Biden administration appeals against Assange extradition verdict
The US had until Friday to move against the ruling in the UK court that said Assange suffered mental health issues that increases the risk of suicide if he were extradited to the US for trial
Despite pressure from human rights groups, the US administration under President Joe Biden has appealed against the extradition verdict of WikiLeaks founder Julian Assange in the British court.
A brief filed late on Thursday declared that the US intends to pursue a trial against Assange espionage and hacking-related charges over the leak of hundreds of thousands of US military and diplomatic documents from 2009.
"Yes, we filed an appeal and we are continuing to pursue extradition," Justice Department spokesman Marc Raimondi told news agency AFP.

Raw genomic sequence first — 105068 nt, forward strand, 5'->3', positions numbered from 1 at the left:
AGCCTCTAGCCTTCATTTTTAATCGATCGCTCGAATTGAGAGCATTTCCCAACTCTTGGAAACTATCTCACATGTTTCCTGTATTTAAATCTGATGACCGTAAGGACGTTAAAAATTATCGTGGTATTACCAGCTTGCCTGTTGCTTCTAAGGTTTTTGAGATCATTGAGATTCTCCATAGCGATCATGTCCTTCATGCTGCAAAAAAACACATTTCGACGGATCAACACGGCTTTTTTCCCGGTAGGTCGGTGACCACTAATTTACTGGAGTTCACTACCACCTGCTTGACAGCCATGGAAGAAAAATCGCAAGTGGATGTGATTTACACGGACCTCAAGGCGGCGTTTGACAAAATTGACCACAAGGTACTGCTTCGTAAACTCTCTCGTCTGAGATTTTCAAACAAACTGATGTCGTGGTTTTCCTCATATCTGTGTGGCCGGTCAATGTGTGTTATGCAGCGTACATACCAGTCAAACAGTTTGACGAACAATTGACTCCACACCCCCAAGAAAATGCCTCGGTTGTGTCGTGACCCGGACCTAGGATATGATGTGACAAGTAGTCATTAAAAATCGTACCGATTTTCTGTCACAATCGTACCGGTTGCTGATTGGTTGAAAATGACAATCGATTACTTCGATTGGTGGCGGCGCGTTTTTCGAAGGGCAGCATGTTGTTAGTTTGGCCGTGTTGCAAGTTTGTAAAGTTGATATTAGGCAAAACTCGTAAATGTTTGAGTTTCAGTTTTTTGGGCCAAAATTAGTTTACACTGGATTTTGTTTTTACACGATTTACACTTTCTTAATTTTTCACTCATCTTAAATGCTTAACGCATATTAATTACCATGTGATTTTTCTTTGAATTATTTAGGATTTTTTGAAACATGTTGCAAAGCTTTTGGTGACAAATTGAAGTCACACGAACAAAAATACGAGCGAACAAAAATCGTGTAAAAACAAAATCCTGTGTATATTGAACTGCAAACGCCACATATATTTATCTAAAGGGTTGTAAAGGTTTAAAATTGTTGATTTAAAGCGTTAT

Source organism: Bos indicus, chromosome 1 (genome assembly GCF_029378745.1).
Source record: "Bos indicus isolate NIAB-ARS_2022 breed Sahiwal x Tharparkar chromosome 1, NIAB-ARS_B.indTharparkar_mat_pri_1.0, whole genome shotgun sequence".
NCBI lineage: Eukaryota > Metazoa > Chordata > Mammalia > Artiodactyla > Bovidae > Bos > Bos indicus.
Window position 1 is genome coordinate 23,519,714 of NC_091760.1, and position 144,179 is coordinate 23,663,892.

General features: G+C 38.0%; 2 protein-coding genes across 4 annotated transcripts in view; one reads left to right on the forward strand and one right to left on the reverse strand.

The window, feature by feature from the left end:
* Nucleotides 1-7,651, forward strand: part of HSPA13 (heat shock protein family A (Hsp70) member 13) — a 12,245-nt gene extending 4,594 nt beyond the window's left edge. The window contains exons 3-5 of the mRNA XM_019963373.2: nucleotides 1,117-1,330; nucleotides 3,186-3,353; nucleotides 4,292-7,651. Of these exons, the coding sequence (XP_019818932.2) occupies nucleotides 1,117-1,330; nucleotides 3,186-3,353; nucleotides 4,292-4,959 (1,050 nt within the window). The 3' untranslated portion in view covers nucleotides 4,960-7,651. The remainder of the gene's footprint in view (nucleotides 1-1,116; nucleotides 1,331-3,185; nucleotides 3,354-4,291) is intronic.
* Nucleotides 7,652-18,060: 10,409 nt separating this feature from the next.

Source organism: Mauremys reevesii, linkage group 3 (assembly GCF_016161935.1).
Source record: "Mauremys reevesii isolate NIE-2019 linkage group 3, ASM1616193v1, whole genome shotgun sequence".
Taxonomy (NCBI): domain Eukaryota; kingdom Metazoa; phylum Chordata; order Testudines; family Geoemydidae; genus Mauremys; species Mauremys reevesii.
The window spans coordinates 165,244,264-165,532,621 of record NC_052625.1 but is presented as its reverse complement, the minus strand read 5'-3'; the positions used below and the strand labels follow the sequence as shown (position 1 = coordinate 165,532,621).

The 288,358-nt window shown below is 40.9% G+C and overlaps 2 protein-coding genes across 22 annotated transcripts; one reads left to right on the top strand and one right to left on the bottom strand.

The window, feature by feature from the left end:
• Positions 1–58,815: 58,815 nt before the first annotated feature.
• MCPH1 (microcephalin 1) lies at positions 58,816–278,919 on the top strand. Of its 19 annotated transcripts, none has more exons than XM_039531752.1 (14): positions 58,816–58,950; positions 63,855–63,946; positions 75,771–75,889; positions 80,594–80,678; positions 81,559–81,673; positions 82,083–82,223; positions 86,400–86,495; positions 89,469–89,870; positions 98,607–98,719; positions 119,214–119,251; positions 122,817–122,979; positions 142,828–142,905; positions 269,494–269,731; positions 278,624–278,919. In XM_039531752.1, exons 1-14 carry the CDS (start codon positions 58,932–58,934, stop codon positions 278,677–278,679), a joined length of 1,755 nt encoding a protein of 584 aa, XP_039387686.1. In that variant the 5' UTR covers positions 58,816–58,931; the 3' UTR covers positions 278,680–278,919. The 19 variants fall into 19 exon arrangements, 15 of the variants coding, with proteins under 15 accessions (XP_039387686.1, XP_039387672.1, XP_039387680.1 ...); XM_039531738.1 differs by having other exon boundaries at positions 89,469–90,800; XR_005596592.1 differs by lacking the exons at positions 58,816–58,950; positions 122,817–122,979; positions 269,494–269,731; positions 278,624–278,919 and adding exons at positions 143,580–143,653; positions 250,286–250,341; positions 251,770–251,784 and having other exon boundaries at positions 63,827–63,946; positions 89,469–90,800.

The US had until Friday to move against the ruling in the UK court that said Assange suffered mental health issues that increases the risk of suicide if he were extradited to the US for trial.
After the verdict, former president Donald Trump's administration decided to move against it.
However, before Thursday the stance of Biden was not clear as the case is of media freedom and the right to free speech.
After WikiLeaks started publishing the secret documents in 2009, then-President Barack Obama, under whom Biden was the vice president, decided to not pursue the case.
But, Trump, whose election campaign in 2016 was boosted by WikiLeaks publishing Russian-stolen materials hurting his rival Hillary Clinton, the Justice Department built a national security case against Assange.